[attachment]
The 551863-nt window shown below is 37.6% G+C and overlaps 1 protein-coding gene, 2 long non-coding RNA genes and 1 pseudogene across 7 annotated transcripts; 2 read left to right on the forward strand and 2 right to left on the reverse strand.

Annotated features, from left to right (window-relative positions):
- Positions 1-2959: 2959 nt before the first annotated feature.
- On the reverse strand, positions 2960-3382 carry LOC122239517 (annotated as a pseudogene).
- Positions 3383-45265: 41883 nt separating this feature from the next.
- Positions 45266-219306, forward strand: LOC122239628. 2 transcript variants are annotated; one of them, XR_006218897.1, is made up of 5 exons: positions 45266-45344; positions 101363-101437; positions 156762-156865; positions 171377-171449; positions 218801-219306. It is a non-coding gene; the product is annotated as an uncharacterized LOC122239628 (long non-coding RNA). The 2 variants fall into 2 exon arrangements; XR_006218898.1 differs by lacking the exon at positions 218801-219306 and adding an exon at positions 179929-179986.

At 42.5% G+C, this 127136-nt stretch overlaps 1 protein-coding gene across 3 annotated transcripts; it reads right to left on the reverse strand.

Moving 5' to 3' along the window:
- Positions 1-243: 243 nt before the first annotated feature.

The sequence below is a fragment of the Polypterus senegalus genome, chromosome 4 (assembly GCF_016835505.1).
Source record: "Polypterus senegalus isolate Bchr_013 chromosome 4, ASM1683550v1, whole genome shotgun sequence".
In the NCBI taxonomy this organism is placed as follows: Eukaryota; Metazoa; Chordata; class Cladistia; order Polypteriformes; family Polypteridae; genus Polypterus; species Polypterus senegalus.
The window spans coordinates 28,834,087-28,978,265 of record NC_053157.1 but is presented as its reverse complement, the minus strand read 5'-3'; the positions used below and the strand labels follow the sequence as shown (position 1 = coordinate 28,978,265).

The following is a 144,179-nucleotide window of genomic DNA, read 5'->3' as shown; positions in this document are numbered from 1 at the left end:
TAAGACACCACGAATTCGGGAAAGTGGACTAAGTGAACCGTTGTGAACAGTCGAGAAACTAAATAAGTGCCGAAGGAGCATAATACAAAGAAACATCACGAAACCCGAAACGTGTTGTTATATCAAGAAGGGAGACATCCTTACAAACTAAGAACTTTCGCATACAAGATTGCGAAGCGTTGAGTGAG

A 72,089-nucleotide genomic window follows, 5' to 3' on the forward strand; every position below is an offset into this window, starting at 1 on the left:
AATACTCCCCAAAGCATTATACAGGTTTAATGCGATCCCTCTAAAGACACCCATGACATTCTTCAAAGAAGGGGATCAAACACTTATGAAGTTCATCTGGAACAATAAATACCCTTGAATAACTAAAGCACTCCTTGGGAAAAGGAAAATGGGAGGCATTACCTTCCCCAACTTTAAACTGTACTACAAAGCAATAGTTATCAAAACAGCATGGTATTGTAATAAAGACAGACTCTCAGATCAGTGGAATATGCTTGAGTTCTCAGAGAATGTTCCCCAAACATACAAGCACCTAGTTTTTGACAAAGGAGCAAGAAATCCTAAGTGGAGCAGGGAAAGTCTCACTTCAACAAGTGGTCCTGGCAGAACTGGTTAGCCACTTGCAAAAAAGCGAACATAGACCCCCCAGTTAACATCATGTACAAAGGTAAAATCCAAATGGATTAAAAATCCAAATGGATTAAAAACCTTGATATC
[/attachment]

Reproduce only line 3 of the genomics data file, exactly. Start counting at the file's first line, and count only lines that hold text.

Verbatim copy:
- Positions 1-2959: 2959 nt before the first annotated feature.